SA seeks investment in Uganda

President Jacob Zuma is in Uganda to
strengthen relations with the country.
(Image: The Presidency)

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Bongani Nkosi

South Africa and Uganda are set to strengthen economic and political relations during President Jacob Zuma’s two-day state visit to the East African country.

Zuma, who arrived there on the evening of 24 March, is being accompanied by more than 30 South African business people and nine government ministers.

“The visit is aimed at further enhancing economic and political relations between the two countries, developments in the East African region as well as multilateral cooperation in the African Union, United Nations and other key forums,” Zuma’s communications advisor Zizi Kodwa said in a statement.

The delegation, which includes Trade and Industry Minister Rob Davies and Finance Minister Pravin Gordhan, is expected to sign bilateral agreements in agriculture, trade, science and technology, and customs cooperation, Kodwa said.

The South African business contingent has been introduced to opportunities in Uganda through a forum co-chaired by trade ministers from both countries. “This will help to expand the areas of economic cooperation”.

Agriculture, tourism, mining and energy, and information and communications technology have been the key areas identified by the South African government to offer “profitable investment opportunities in Uganda”.

Uganda’s Daily Nation newspaper reported that during his visit Zuma would launch the Uganda Chamber of Mines and Petroleum, a non-profit organisation set up to attract potential investors.

Chairperson of the chamber, Elly Karuhanga, said they expect the South African business delegation to look for ways to become involved in Uganda’s growing oil sector, the newspaper reported.

“Since the discovery of oil, Uganda has become an attractive investment destination for investors,” he said, according to the daily. “Very many investors are now eying the country because of the expected opportunities that come with oil.”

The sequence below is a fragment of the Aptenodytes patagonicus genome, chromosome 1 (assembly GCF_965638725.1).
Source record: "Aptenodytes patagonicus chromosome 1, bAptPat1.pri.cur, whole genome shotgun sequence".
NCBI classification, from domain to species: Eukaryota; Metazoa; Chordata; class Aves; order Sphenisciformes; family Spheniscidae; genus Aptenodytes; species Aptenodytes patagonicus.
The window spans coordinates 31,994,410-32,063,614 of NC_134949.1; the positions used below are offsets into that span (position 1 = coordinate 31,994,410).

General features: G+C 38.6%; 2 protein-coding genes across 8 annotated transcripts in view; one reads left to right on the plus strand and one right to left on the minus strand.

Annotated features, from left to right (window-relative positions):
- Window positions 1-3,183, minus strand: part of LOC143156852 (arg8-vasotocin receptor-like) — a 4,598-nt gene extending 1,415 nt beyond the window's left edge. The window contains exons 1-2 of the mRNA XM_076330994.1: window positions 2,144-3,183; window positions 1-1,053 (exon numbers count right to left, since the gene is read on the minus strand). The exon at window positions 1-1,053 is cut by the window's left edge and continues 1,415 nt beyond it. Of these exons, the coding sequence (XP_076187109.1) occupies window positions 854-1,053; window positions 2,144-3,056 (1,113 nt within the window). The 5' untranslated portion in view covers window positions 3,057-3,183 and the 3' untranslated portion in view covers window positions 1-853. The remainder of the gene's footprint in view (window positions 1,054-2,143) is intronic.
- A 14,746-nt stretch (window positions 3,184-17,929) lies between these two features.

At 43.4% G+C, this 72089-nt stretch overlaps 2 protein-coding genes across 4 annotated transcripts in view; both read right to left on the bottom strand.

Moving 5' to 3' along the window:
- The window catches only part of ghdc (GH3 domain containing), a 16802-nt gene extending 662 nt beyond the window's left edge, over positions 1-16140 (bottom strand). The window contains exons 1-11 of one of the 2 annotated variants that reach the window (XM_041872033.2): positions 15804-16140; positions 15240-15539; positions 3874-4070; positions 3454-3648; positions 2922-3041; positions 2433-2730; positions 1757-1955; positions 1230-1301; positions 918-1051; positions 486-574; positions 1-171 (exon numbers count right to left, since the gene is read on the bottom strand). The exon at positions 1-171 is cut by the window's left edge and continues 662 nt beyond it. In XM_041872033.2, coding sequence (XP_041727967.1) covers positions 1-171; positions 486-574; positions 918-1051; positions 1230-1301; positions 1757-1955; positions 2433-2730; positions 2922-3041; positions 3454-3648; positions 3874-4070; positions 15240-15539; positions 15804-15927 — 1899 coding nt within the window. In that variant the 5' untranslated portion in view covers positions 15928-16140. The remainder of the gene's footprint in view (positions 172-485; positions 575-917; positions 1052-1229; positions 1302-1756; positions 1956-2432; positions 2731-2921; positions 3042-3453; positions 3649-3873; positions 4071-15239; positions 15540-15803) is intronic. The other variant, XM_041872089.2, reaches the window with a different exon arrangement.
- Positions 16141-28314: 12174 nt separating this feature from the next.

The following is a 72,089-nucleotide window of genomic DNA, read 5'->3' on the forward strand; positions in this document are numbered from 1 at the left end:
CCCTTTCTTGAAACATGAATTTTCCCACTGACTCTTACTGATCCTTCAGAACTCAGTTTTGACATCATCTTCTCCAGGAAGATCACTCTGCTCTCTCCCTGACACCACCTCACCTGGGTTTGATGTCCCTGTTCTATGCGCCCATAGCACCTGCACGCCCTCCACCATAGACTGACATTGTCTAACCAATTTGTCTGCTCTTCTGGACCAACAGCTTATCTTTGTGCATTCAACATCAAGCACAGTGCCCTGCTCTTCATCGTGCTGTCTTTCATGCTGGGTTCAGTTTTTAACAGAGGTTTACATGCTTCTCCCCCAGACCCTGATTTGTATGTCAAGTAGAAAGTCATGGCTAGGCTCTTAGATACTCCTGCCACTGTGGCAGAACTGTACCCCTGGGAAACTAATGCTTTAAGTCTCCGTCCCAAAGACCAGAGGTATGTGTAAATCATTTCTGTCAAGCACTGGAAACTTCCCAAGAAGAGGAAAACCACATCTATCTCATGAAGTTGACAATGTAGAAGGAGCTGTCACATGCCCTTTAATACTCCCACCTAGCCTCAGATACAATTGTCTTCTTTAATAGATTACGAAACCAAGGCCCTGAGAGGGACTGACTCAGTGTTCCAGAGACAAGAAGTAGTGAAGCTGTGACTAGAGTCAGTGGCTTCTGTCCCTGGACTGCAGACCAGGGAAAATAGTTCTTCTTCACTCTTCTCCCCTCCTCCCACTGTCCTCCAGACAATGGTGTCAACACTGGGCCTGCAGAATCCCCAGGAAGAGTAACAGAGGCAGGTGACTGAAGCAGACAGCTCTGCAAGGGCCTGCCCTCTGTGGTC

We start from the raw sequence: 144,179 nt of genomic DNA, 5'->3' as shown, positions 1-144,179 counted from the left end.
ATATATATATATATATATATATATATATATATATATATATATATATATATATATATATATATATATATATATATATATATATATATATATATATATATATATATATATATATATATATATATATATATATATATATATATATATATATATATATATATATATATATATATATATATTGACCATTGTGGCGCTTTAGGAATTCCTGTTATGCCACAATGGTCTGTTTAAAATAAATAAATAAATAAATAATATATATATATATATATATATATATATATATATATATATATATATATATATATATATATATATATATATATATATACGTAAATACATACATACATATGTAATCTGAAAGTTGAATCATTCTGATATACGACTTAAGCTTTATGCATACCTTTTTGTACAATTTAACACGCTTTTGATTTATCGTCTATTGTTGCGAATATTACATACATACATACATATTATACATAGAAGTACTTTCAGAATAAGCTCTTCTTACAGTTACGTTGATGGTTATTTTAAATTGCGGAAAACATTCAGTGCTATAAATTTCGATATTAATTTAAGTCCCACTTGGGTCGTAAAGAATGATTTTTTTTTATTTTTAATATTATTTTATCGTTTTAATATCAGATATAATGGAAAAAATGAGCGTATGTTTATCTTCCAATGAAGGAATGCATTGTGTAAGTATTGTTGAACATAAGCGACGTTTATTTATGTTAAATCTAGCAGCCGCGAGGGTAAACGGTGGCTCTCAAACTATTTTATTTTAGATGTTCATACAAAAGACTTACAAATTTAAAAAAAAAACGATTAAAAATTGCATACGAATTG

Ugandan President Yoweri Museveni announced the discovery of oil in the country in 2009 and since then prominent firms, such as UK-based Tullow Oil, have landed lucrative deals there.

“The mining, oil and refining of petroleum sector with the discovery of oil in the Lake Albert region also provides new areas of business,” said Zuma, addressing the South Africa-Uganda Business Forum on 25 March.

Uganda, which recorded a GDP of US$14.5-billion (R108-billion) in 2008/09, lists South Africa as one of its major goods suppliers, alongside Kenya, India, China and the US.

SA presence in Uganda

Mobile phone network operator MTN is currently the leading South African business in Uganda. The company broke into the market there in 1998 and now boasts about 3 500 000 customers. It “has since grown to be the leading telecommunications company in Uganda” and “we are still growing”, according to the MTN website.

Other South African businesses with a presence in the East African country include Stanbic Bank Uganda, a subsidiary of Standard Bank, and Shoprite and Game stores.

“We recognize that South Africans are among the top contributors to foreign direct investment flows to Uganda, and South Africa is firmly entrenched near the top of the list of countries from which Uganda sources imports,” said Zuma.

ANC freedom fighters honoured

Zuma is also scheduled to open the OR Tambo School of Leadership on 26 March, an institution built in the former African National Congress (ANC) military camp in Kawaweta. Named after the ANC stalwart Oliver Tambo, the institution will be used to train Uganda’s senior police, prison and military staff.

The school, completed last year, has been built by South Africa “as a token of appreciation and gratitude to the government of Uganda for the support and solidarity provided to South Africans in exile during the struggle against apartheid”, said Kodwa.

Zuma will also unveil the South African Wall of Remembrance in the capital city, Kampala. The wall commemorates ANC freedom fighters who died in Uganda, Kodwa said.

“The state visit will build on the excellent relations forged during the struggle against apartheid, when Uganda provided solidarity and support to the South African liberation movement,” he added.